It probably wasn't so much a voluntary decision on your Mum's part to make you the centre of the universe though..... a mother's love is so strong that it tends to decide for you. You need to keep on the right side of a love like this (from a Mum's POV). It can just as surely drown you, as quickly as it can uplift you.


This is the very thing that's missing in our society today. Too many people go around thinking that they are the center of the universe, and our societies are deteriorating as a result.Too right Leofric. :thumbup One only has to look at the broad-ranging effects of the "one child policy" in China to see how damaging this sort of up-bringing can be. I'll try to find an article on it soon and post it on the boards somewhere. VERY interesting stuff.

QuietWind
Thursday, March 30th, 2006, 06:02 AM
I agree that Children should not be the center of the universe (good points, Godiva and Leofric) and that it is not healthy especially to raise them in a co-dependent environment. Developing healthy, secure infant attachments is so important to the type of attachment the individual will later possess as an adult in their relationships.

I do think that some amount of putting your child first is healthy, though. Some of it is protective. For example, it is my habit to serve my children's meals first, then from what is left I give my husband a huge, very generous servings, and I take what is left often leaving some for if the children want seconds. It is almost like instinct for me to want to make sure they eat healthy and have proper nutrition rather than myself. They also come first when it comes to buying new shoes and things of that nature. I do not need shoes, but their feet grow and grow and grow and it is important to me that they have shoes. In ways like these I put my children first.

But you can't spend 24 hrs. with/on your kids. Not even every waking moment. They need to get out and learn some independence. It is easier with some children than with others. My daughter was a sinch. She is very independent. My "middle child" wants to be my mama's boy. :P I keep trying to push him out of the nest (so to speak) and he keeps climbing back up in because flying is "too hard." :) We have him involved in one activity away from home and I am going to get him into another.

What I see as being a greater problem in today's society is not the over-mothering, but rather that many parent's do not spend enought ime with their children. The kids are at achool 6 hours a day, and then they have activities booked every night of the week, and by the time they get home at night it is a quick snack, bath, and to bed. At my daughter's gym, for example.... these girls are in the gym 12,15, + hrs. a week. They are in school all day, come home for a snack, then go to the gym for 3 hrs. every evening. Honestly, I am glad I homeschool my daughter and actually have time to see her every day. I can't imagine picking her up from school and rushing her straight to the gym every night, then coming home just to sleep.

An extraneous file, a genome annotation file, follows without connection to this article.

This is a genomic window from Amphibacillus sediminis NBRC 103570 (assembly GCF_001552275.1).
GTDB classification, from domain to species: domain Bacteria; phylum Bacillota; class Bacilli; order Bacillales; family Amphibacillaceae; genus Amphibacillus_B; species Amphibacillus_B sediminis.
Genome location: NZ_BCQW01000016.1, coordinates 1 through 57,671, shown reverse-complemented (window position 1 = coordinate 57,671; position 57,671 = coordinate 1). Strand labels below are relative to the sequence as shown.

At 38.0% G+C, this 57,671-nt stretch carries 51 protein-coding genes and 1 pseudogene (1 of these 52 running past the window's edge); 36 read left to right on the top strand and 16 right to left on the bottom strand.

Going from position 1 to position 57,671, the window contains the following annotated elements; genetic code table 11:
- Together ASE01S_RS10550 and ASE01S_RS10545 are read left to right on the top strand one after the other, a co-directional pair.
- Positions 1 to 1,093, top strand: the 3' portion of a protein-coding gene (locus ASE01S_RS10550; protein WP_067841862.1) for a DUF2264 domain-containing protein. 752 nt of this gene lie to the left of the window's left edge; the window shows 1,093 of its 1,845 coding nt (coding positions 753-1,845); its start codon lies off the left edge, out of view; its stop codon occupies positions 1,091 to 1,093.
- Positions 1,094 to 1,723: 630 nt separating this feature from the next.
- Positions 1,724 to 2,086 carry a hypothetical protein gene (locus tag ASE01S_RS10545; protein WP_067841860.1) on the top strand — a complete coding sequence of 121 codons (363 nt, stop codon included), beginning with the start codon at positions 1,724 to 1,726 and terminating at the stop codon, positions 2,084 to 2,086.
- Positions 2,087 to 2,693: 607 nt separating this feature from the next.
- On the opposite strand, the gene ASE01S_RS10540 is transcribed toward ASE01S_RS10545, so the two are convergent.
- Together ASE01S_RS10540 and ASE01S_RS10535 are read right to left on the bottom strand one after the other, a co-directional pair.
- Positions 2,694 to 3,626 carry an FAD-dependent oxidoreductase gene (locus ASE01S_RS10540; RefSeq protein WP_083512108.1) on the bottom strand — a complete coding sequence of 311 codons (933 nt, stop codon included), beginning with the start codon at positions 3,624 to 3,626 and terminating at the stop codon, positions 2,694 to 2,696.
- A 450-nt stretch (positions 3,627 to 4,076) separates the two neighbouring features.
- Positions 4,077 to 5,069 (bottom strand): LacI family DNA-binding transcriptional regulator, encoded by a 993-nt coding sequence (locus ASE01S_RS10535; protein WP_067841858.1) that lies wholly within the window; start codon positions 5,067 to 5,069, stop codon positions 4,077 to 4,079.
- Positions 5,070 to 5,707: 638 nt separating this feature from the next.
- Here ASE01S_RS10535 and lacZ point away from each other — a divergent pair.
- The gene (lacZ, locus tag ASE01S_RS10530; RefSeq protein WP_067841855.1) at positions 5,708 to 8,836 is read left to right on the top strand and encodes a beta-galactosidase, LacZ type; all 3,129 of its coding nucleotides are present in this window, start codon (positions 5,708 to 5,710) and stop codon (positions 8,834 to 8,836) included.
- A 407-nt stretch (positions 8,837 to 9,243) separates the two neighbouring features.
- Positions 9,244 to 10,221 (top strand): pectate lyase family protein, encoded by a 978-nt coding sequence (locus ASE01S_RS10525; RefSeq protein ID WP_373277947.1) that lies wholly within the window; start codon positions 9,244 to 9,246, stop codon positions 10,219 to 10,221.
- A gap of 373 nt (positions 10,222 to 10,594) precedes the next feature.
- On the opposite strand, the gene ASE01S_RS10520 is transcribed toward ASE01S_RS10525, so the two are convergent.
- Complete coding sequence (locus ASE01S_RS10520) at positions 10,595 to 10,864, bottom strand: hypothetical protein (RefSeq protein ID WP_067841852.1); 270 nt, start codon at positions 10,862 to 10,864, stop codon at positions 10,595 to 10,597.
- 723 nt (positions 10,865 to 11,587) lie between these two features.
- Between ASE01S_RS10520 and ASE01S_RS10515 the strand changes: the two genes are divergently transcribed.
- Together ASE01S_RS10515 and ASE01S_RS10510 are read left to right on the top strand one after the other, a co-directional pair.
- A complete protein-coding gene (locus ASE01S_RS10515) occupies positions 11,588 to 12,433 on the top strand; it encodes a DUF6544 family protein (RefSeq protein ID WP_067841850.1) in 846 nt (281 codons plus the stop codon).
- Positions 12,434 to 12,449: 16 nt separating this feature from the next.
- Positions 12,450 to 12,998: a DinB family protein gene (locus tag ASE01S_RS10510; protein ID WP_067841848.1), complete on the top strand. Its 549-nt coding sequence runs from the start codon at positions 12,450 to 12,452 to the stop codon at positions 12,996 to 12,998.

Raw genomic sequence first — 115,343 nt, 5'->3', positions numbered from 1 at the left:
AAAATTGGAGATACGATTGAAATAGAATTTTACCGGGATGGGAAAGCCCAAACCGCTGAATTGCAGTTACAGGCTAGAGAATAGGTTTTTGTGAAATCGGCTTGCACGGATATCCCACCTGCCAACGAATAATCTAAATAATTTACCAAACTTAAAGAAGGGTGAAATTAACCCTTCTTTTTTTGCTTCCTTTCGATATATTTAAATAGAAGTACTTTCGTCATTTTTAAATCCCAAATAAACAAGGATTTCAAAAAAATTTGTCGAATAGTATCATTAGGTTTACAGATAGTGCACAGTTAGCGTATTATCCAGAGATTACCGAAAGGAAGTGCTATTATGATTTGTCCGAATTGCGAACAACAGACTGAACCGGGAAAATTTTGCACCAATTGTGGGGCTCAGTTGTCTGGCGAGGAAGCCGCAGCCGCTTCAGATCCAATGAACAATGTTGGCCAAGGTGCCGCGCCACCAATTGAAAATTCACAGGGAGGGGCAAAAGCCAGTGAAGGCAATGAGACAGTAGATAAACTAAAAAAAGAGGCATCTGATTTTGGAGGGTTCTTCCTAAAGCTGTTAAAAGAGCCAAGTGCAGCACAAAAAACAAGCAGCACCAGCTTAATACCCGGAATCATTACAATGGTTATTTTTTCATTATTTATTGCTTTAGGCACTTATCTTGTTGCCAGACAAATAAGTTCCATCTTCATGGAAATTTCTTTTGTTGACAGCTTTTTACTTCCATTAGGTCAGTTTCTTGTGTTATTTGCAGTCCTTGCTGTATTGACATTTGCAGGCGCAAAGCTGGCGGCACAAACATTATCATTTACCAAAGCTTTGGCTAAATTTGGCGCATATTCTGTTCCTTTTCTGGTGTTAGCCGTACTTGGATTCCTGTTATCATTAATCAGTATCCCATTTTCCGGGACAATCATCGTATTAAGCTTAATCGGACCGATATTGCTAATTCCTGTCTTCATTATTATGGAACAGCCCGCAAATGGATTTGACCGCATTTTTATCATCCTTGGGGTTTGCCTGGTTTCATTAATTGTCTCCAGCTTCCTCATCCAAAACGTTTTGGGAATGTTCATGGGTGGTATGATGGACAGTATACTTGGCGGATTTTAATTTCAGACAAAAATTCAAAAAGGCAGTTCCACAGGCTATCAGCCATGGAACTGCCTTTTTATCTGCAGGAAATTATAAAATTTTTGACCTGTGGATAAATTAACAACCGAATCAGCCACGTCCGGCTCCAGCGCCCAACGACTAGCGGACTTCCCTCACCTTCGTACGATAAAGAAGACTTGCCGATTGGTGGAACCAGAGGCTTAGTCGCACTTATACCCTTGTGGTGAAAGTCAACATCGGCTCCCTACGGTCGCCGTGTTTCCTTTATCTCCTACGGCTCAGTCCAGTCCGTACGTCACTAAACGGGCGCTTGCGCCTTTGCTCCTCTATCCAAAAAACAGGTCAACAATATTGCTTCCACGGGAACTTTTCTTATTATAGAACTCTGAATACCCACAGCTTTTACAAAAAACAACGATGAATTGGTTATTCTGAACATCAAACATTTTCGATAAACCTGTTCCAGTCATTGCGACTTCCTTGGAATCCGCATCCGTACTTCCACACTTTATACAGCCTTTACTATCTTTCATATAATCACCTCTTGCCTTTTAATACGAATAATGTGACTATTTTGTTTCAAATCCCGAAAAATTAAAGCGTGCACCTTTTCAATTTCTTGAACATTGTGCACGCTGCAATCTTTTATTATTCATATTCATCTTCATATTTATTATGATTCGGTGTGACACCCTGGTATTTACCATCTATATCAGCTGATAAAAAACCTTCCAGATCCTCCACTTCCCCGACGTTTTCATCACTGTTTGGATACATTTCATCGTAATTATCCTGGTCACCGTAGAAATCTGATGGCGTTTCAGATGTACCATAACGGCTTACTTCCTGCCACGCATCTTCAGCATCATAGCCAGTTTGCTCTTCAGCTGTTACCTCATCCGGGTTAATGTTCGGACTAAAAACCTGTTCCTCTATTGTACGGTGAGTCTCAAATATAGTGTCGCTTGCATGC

I like how Bridie talks about going on the computer to get away from things. That is important in being a mother. We need our breaks too. :thumbup

RusViking
Thursday, March 30th, 2006, 02:57 PM
Godiva, Leofric, Jennifer:

I understand your positions. I certainly did not mean to convey that one should raise a child in the manner you all describe. It would never occur to me do so. My words were taken very literal. Rather, the meaning was, in a general sense, one should be caring for a child as you would care for yourself. I do not wish to speak to the details of doing so as they vary greatly and many have differing, legitimate ideas on how to raise a child.

Sorry for the miscommunication.

nicholas
Thursday, March 30th, 2006, 04:12 PM
Give your sons their space. Your son is NOT your best friend, your shoulder to cry on, surrogate husband, etc. He is your son.

On daughters. Your daughter is not in competition with you for your husbands love, your daughter is not your dmping ground, your best friend, or your clone. She is your daughter.

ostseefront
Friday, March 31st, 2006, 06:11 AM
A mother should always be for her children there, even if times something happens. The mother should not despise their child in addition, love and, as it is with some mothers.

nicholas
Friday, March 31st, 2006, 03:23 PM
It is really very simple Godiva. The center of the Universe changes from you to the child.

No. That will smother the child. I've seen men who've had mothers like that and they turn out to be cowardly effeminate men who cannot handle the harsh realities of the worlds indifference much less hostility.

RusViking
Friday, March 31st, 2006, 05:15 PM
No. That will smother the child. I've seen men who've had mothers like that and they turn out to be cowardly effeminate men who cannot handle the harsh realities of the worlds indifference much less hostility.

Nicholas, check my subsequent clarification to the my comments you just read.

Bridie
Saturday, April 1st, 2006, 04:05 AM
I do not believe any human has become an adult if he or she has not had children; felt and made that transition. It is a rite of passage necessary to become an elder of the tribe.I strongly agree. :) Pregancy and childbirth are very distinct rites of passage for women too. They can be very empowering.

You and Leofric have got great things ahead of you Godiva. :thumbup :)

Enibas
Wednesday, May 24th, 2006, 08:51 AM
There are many things necessary to be a good mother but the most importent is love. Here is my top-5-list:

1. love
2. patience
3. courage
4. intelligence
5. humour